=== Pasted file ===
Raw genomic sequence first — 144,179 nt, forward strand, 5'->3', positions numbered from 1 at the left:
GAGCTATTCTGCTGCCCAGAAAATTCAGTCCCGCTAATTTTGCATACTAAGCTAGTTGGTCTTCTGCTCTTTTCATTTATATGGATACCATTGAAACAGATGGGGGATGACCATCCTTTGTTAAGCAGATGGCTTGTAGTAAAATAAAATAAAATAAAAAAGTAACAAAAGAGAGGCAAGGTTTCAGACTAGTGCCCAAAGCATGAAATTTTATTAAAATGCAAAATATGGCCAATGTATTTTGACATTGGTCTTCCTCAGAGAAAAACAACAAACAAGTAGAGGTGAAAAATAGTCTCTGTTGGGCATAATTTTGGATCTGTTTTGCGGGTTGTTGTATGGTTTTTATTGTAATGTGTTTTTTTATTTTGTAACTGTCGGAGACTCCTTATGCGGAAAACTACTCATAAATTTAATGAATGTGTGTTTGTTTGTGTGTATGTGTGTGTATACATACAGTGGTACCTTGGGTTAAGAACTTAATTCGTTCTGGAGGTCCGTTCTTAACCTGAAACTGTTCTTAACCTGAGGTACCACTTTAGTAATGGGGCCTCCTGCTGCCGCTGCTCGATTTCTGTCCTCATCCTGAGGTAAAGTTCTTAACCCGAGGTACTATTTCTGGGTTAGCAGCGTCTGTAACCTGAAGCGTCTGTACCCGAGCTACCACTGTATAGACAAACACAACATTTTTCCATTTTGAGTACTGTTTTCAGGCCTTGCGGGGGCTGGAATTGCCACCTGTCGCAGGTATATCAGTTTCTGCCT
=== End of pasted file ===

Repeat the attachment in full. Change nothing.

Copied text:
Raw genomic sequence first — 144,179 nt, forward strand, 5'->3', positions numbered from 1 at the left:
GAGCTATTCTGCTGCCCAGAAAATTCAGTCCCGCTAATTTTGCATACTAAGCTAGTTGGTCTTCTGCTCTTTTCATTTATATGGATACCATTGAAACAGATGGGGGATGACCATCCTTTGTTAAGCAGATGGCTTGTAGTAAAATAAAATAAAATAAAAAAGTAACAAAAGAGAGGCAAGGTTTCAGACTAGTGCCCAAAGCATGAAATTTTATTAAAATGCAAAATATGGCCAATGTATTTTGACATTGGTCTTCCTCAGAGAAAAACAACAAACAAGTAGAGGTGAAAAATAGTCTCTGTTGGGCATAATTTTGGATCTGTTTTGCGGGTTGTTGTATGGTTTTTATTGTAATGTGTTTTTTTATTTTGTAACTGTCGGAGACTCCTTATGCGGAAAACTACTCATAAATTTAATGAATGTGTGTTTGTTTGTGTGTATGTGTGTGTATACATACAGTGGTACCTTGGGTTAAGAACTTAATTCGTTCTGGAGGTCCGTTCTTAACCTGAAACTGTTCTTAACCTGAGGTACCACTTTAGTAATGGGGCCTCCTGCTGCCGCTGCTCGATTTCTGTCCTCATCCTGAGGTAAAGTTCTTAACCCGAGGTACTATTTCTGGGTTAGCAGCGTCTGTAACCTGAAGCGTCTGTACCCGAGCTACCACTGTATAGACAAACACAACATTTTTCCATTTTGAGTACTGTTTTCAGGCCTTGCGGGGGCTGGAATTGCCACCTGTCGCAGGTATATCAGTTTCTGCCT